Your first source for news!|Tuesday, January 16, 2018
You are here: Home » Health/Safety » Retired GISD teacher receives SAVI radiation treatment

Retired GISD teacher receives SAVI radiation treatment 


Rochelle Colon, a retired Garland ISD English teacher, was first diagnosed with breast cancer in 2000. The cancer was an invasive type, and with few options available at that time, she received the standard protocol of six or seven weeks of radiation. Fortunately, she was cancer free until 2015 when a zero-stage noninvasive type cancer was found in her other breast during a routine annual mammogram.

“Actually I was very lucky in that it was a zero-stage DCIS,” Colon said. “I had a lumpectomy and then did the SAVI Radiation procedure.”

She is grateful that she received the SAVI treatment this time and said that it was much easier than the six or seven weeks of daily radiation treatments she had received before. There were some aspects of the treatment that required some adjustment, such as wires hanging from her arm and the discomfort of the insertion and removal of the catheter, but those were temporary problems.

Colon did experience a complication with a reaction to the adhesives used, but despite that, she said she would choose the SAVI treatment again.

“It was so much easier and allowed more flexibility,” she said.

About SAIV: The treatment is a catheter used to guide the delivery of High Dose-Rate Brachytherapy to the breast after a lumpectomy. Because it works from the inside, a higher daily dose of radiation can be given so it reduces treatment time from several weeks to five days.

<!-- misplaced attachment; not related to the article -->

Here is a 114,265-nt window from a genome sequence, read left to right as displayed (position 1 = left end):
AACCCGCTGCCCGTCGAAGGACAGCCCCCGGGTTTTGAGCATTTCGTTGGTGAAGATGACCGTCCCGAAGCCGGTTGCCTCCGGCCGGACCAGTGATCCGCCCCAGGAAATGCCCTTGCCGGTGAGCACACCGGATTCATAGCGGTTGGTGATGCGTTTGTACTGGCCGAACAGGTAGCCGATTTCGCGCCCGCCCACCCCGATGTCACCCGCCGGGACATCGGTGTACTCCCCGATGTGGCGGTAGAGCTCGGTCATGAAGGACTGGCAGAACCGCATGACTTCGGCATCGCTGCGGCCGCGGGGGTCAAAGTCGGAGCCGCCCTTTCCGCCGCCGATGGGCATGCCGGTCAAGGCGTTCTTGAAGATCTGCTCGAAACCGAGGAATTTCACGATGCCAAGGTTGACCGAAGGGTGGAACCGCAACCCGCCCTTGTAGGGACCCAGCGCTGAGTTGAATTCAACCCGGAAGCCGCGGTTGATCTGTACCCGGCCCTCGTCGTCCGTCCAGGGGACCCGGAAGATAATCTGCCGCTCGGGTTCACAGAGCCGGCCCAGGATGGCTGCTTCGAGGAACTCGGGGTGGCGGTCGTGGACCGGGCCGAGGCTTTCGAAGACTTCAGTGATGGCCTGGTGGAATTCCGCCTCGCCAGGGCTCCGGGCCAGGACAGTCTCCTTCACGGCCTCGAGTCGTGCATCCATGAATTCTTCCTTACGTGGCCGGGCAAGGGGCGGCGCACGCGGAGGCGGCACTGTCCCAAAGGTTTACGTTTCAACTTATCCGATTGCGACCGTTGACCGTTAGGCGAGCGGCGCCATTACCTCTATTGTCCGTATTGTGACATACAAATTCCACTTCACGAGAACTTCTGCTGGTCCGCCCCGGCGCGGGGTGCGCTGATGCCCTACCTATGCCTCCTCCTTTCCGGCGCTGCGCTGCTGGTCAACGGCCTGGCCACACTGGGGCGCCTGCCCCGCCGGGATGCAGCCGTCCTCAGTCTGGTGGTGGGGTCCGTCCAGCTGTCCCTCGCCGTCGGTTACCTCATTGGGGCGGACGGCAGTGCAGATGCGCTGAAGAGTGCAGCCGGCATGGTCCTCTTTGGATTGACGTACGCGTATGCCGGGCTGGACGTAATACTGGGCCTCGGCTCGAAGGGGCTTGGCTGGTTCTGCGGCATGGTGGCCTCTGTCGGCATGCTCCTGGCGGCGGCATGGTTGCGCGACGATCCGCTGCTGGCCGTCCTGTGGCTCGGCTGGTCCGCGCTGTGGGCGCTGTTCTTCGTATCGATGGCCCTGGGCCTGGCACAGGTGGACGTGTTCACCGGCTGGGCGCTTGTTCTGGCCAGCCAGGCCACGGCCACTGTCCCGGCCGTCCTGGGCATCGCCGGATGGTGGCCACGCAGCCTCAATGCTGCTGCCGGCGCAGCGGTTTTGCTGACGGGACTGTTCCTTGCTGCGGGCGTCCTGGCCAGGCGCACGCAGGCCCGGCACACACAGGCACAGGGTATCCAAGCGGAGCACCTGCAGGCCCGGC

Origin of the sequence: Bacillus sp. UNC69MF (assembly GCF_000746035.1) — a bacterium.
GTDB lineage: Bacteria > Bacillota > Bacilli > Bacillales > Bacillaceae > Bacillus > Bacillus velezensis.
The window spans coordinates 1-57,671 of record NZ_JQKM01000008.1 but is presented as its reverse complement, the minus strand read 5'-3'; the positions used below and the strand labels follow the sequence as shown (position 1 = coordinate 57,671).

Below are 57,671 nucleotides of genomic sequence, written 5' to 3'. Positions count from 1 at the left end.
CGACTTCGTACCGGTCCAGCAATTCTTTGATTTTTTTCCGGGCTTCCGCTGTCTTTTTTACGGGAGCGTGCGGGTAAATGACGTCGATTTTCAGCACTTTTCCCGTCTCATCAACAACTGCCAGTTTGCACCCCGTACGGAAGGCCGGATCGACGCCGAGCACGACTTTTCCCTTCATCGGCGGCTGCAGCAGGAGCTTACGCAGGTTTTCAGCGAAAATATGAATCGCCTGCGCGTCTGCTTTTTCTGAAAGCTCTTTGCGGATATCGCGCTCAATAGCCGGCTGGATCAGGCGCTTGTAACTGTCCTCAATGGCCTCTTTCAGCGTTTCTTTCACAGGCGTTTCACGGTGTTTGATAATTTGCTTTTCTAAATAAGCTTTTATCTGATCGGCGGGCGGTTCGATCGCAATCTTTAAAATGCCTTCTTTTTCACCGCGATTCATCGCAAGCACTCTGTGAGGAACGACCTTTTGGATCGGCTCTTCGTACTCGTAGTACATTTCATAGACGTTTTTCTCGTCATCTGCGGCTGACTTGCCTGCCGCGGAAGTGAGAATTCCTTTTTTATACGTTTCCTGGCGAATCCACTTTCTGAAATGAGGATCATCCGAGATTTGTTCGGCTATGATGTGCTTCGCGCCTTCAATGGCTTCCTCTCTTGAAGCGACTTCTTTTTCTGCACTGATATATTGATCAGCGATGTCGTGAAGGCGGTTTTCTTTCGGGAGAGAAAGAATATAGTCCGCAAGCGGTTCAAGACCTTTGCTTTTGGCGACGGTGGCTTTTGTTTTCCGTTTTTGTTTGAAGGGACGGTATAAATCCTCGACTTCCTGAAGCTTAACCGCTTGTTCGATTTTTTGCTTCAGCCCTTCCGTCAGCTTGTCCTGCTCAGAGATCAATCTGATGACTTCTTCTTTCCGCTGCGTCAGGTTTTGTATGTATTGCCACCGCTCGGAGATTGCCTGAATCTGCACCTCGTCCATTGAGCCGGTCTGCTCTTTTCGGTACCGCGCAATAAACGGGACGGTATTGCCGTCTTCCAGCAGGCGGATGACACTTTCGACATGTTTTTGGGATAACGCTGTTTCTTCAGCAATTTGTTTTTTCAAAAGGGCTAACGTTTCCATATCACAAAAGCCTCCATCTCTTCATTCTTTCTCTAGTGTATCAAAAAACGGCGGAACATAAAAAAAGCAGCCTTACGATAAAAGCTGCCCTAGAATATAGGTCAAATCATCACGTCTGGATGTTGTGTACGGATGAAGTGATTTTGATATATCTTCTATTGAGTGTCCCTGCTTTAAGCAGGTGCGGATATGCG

After the tumor is removed, a SAVI catheter is placed inside the lumpectomy cavity through a small incision in the breast. This catheter expands like a tiny umbrella to fit snugly into the tumor cavity.

The catheter remains inflated throughout the five-day treatment. During therapy, the portion of the SAVI catheter that remains outside the breast is connected to a computer-controlled HDR machine. This machine delivers radiation in the form of tiny pellets through the catheter at multiple depths for various lengths of time. The patient receives two treatments each day, six hours apart.

Once each treatment is complete, the pellets are removed through the SAVI catheter and the catheter is unplugged from the machine. Patients then return to their normal daily activities. No hospital stay is required. No radiation remains inside the breast between treatments. After the last treatment, the SAVI catheter is removed through the same incision that made to place it.

Information from 21st Century Oncology.